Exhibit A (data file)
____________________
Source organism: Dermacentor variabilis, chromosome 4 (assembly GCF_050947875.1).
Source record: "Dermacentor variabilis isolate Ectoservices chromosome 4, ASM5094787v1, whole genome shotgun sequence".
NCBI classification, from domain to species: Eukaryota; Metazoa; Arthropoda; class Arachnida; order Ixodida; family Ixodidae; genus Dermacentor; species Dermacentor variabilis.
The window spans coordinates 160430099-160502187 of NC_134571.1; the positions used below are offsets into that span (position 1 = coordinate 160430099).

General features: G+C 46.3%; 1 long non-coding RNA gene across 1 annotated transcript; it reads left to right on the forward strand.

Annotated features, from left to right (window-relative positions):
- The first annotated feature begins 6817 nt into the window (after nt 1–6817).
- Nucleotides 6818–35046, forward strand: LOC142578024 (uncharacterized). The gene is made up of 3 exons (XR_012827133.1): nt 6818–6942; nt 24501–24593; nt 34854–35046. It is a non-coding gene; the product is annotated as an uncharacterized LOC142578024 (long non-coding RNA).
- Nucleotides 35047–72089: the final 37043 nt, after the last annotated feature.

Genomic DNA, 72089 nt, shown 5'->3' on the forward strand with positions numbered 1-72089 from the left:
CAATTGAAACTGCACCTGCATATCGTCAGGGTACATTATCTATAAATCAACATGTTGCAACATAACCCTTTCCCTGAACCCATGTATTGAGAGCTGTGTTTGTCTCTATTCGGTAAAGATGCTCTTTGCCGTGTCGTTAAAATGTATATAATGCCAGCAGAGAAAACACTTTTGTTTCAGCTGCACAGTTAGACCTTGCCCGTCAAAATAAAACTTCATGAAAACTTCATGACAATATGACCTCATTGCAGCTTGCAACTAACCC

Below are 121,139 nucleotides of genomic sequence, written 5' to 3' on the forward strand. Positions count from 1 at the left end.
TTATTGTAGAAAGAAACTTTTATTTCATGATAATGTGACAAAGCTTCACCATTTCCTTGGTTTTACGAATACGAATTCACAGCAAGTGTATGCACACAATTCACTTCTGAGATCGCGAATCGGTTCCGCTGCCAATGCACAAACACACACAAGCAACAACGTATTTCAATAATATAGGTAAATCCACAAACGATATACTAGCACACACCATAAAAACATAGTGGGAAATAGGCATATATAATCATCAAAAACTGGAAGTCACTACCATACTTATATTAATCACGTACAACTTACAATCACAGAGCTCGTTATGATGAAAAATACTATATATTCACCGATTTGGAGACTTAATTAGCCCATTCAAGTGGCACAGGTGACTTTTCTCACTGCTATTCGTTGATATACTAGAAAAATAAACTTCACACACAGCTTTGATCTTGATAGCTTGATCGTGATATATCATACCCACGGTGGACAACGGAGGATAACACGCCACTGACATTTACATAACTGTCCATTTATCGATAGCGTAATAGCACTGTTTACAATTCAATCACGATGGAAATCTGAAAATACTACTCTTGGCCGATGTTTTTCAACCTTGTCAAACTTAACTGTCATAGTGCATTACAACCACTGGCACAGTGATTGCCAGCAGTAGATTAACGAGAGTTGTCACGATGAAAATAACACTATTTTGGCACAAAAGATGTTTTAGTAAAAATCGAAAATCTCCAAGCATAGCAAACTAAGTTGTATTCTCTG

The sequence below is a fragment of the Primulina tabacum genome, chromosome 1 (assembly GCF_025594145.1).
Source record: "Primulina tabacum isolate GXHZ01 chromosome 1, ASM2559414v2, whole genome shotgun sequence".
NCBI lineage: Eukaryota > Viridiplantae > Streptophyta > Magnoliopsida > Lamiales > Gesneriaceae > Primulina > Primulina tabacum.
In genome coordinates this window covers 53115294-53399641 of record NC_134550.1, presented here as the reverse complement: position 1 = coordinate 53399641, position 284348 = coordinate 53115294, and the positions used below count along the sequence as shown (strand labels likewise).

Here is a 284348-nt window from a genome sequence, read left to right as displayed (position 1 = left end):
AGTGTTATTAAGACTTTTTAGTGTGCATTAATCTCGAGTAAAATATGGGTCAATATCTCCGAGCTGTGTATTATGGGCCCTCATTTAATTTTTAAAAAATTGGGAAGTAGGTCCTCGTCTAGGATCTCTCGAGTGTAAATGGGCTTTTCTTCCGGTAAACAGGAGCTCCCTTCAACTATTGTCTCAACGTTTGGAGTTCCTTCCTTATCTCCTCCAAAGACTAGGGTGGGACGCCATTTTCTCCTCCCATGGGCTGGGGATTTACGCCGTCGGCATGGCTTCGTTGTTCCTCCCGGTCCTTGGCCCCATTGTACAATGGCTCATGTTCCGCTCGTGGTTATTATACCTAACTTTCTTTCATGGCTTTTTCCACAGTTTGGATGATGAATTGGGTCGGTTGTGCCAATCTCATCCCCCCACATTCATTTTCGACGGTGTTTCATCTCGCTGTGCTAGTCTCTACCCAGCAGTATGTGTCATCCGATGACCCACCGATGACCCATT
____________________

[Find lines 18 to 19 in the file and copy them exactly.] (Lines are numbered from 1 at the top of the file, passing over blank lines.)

Here is a 284348-nt window from a genome sequence, read left to right as displayed (position 1 = left end):
AGTGTTATTAAGACTTTTTAGTGTGCATTAATCTCGAGTAAAATATGGGTCAATATCTCCGAGCTGTGTATTATGGGCCCTCATTTAATTTTTAAAAAATTGGGAAGTAGGTCCTCGTCTAGGATCTCTCGAGTGTAAATGGGCTTTTCTTCCGGTAAACAGGAGCTCCCTTCAACTATTGTCTCAACGTTTGGAGTTCCTTCCTTATCTCCTCCAAAGACTAGGGTGGGACGCCATTTTCTCCTCCCATGGGCTGGGGATTTACGCCGTCGGCATGGCTTCGTTGTTCCTCCCGGTCCTTGGCCCCATTGTACAATGGCTCATGTTCCGCTCGTGGTTATTATACCTAACTTTCTTTCATGGCTTTTTCCACAGTTTGGATGATGAATTGGGTCGGTTGTGCCAATCTCATCCCCCCACATTCATTTTCGACGGTGTTTCATCTCGCTGTGCTAGTCTCTACCCAGCAGTATGTGTCATCCGATGACCCACCGATGACCCATT